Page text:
Great news from Kosovo: (Taken from Update September 2000)
As Kosovar refugees started returning to their shattered land in June 99',
there was a great fear that many returnees, especially children, would be hurt by
land-mines, booby-traps and unexploded ordinance (UXOs); cluster-bomblets, bombs and
shells. It was obvious that mine-clearing efforts will be painfully slow.
One of AWB's first actions was to send volunteers to participate in the Mine
Awareness Program, teaching children and the general public of the potential hazardous
nature of these silent killers.
While most of the suspected land-mines and UXOs sites are still not
cleared, the latest official figures -- published by the United Nations Interim
Administration Mission in Kosovo (UNMIK) -- show there was a dramatic decline in the
numbers of victims from land-mines and UXOs this summer, compared with last, based on data
from all around Kosovo province:
June 99' -
Injured Total: 102 June 99' - Killed Total: 39
July 99' - Injured Total: 88 July 99' - Killed Total:
June 00' - Injured Total:
8 June 00' - Killed Total: 2
July 00' - Injured Total: 5 July 00' - Killed Total: 0
(figures collected by ICRC and officially
published by UNMIK, August 8, 2000)
AWB volunteer youth instructors in Kosovo
participated (August - November 99') in the training of the first 25 local Mine
Awareness trainers from different local and international NGOs, in cooperation with MAG,
UNICEF and UNMACC.
AWB volunteers were supported by the Austrian government, through HOPE 87.
Radio communications equipment for the Mine Awareness volunteers was donated by Motorola,
In late 1999 and into 2000, three former AWB volunteers continued their work in western
Kosovo with the new British organization, Mines Awareness Trust (MAT). One of
them, is currently still involved in Mine Awareness activities in Kosovo.
Siyua Le'lo Gvulot, AID WITHOUT BORDERS (AWB), an Israeli voluntary
humanitarian organization, based in Jerusalem, wishes to warmly thank every one of the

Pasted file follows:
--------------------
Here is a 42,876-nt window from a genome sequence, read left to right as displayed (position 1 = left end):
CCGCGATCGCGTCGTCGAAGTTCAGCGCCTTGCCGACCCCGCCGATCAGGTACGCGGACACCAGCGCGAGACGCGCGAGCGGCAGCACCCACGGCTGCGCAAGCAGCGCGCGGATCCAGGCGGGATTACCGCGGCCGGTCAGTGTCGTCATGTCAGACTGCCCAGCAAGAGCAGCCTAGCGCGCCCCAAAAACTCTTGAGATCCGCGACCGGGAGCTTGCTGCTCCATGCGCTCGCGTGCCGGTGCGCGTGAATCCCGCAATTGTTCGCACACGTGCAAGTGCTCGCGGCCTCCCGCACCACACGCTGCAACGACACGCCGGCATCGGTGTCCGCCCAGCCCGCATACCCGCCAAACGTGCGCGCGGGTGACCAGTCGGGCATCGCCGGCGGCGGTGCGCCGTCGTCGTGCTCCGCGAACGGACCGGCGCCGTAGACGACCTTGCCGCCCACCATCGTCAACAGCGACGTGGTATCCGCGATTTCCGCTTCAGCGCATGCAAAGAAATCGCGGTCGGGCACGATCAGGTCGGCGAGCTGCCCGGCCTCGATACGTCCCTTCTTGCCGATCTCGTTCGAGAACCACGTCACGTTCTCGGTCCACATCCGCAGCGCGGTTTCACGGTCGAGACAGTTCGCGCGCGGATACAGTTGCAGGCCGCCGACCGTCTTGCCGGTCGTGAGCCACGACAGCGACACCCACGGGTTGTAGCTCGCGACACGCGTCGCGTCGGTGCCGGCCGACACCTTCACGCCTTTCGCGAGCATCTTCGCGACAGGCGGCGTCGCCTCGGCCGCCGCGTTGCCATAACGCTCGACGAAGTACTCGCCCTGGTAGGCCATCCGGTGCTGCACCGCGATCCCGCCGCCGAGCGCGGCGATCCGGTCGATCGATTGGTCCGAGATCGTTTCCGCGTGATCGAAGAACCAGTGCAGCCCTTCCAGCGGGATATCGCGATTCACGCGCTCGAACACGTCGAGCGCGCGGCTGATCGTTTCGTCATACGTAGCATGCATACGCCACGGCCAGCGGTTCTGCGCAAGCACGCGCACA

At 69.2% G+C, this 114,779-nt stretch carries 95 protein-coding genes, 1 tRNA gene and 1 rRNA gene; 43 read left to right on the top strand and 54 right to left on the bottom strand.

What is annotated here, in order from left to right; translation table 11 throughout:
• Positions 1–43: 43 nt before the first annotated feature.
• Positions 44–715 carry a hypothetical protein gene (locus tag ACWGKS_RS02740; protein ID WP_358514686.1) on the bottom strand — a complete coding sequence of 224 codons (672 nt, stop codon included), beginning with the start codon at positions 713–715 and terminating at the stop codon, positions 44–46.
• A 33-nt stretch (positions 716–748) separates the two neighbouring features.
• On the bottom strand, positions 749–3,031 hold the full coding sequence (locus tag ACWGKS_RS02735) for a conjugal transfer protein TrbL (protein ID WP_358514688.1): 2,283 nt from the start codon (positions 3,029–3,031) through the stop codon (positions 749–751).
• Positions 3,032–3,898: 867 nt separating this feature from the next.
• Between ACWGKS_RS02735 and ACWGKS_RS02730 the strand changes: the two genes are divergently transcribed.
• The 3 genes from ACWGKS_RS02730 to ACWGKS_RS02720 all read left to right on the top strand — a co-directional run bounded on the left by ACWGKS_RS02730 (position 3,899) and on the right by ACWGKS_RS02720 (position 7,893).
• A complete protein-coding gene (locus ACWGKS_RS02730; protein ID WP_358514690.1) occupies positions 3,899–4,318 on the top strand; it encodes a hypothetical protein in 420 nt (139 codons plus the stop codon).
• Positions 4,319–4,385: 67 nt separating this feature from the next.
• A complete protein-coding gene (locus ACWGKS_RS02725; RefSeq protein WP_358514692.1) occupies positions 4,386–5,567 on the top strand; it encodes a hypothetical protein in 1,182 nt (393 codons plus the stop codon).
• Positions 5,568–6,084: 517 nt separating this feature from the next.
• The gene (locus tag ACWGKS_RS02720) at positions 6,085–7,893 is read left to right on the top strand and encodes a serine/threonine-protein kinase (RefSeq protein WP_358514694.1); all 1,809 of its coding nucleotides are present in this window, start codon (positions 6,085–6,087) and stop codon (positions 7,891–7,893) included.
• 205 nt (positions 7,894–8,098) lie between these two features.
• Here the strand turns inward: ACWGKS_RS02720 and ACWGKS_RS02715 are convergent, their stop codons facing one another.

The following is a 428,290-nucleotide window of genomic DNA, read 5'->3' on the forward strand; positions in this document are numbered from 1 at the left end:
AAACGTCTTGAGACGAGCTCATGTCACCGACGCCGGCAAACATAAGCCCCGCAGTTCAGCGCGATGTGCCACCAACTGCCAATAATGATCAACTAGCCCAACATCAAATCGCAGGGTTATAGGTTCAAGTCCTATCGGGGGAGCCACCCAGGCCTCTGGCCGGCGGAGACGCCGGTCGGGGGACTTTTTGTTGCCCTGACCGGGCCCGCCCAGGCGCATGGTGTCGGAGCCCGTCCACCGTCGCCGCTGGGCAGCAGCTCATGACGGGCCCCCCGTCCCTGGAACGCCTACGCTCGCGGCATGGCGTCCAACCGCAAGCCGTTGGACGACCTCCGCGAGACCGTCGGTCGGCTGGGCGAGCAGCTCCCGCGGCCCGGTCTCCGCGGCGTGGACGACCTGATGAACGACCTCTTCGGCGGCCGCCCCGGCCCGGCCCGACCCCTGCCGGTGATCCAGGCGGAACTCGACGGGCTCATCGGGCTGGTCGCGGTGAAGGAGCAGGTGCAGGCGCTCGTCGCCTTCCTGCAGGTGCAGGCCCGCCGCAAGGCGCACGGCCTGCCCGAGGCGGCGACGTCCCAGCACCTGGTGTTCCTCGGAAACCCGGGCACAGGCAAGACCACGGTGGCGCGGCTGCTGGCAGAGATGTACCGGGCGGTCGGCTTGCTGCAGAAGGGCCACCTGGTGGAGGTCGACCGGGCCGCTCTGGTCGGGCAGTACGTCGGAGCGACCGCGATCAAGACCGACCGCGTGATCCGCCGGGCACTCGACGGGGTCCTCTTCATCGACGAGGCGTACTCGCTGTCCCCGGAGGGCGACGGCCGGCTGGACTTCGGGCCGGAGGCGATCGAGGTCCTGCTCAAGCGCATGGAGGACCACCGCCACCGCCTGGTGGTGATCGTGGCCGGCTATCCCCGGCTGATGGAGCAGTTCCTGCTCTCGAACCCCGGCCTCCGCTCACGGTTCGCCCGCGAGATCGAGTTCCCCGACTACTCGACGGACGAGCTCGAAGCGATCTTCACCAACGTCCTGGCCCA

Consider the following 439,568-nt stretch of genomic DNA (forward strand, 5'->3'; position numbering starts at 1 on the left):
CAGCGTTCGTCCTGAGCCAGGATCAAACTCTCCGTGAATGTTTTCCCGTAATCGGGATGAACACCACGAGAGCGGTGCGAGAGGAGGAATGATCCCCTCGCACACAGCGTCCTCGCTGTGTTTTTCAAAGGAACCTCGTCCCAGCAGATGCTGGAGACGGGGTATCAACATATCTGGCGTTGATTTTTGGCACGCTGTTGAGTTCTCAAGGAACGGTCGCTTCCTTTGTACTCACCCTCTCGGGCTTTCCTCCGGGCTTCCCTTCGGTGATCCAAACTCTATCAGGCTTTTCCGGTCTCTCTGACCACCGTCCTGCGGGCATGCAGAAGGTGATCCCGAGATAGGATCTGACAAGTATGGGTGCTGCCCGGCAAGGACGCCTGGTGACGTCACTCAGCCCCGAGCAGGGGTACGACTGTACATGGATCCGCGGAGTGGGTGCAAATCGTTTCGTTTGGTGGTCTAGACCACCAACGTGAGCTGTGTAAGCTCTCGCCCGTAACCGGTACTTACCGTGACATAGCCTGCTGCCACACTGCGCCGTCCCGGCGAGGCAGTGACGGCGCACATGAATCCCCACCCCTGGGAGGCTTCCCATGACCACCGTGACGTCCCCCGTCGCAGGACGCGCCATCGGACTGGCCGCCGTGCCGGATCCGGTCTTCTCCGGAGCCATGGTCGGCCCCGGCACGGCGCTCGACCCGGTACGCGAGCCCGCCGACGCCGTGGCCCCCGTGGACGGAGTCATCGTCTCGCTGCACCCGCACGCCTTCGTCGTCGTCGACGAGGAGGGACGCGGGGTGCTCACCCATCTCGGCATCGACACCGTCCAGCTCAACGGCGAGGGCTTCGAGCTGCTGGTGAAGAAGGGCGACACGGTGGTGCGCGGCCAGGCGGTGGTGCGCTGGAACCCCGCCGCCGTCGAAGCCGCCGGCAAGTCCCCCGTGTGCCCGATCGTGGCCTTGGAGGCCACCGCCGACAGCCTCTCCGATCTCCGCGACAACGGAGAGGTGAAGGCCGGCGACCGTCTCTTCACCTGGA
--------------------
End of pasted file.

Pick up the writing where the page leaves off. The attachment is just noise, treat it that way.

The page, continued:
persons involved in this great activity, which resulted in so amazing and dramatic figures
of saving lives.
Kosovo - one year on:
Just over a year since the last eruption in the Kosovo crisis, AWB is about to
close the Kosova Project, but leaves the door open, for possible sending of
volunteers and experts to join other organizations still working in Kosovo, and for
possible continuation of a vocational training for youth in Elbasn, Albania.
In early-July, an AWB volunteer psychologist, Dr. Moshe Landsman, was
sent for a 2 months volunteering in Kosovo, teaching and training fellow residents at the Pristina
Hospital psychiatric department. He is following, AWB volunteer psychologist,
Rakefet Sella, who spent a full month in Kosovo in May.
This mission, the first long-term project AWB was involved with, is being directed by
former AWB's psychosocial program advisor, Dr. Mindy Prager, an American
psychiatrist working in Kosovo since last summer.
AWB's Kosova Project was supported by TPO (Netherlands),
DFID (Britain) and The Rich Foundation (Switzerland).
Following a request by the World Health Organization (WHO), Dr. Landsman,
submitted, by early-September, a draft proposal, 'Building Child Mental Health in
Kosova': a basic program, featuring a detailed plan for the training of local
professional staff, for enabling them to eventually deliver child and adolescent mental
health services throughout the province.
AWB in the Balkans Report
Some Kosovo Crisis Photos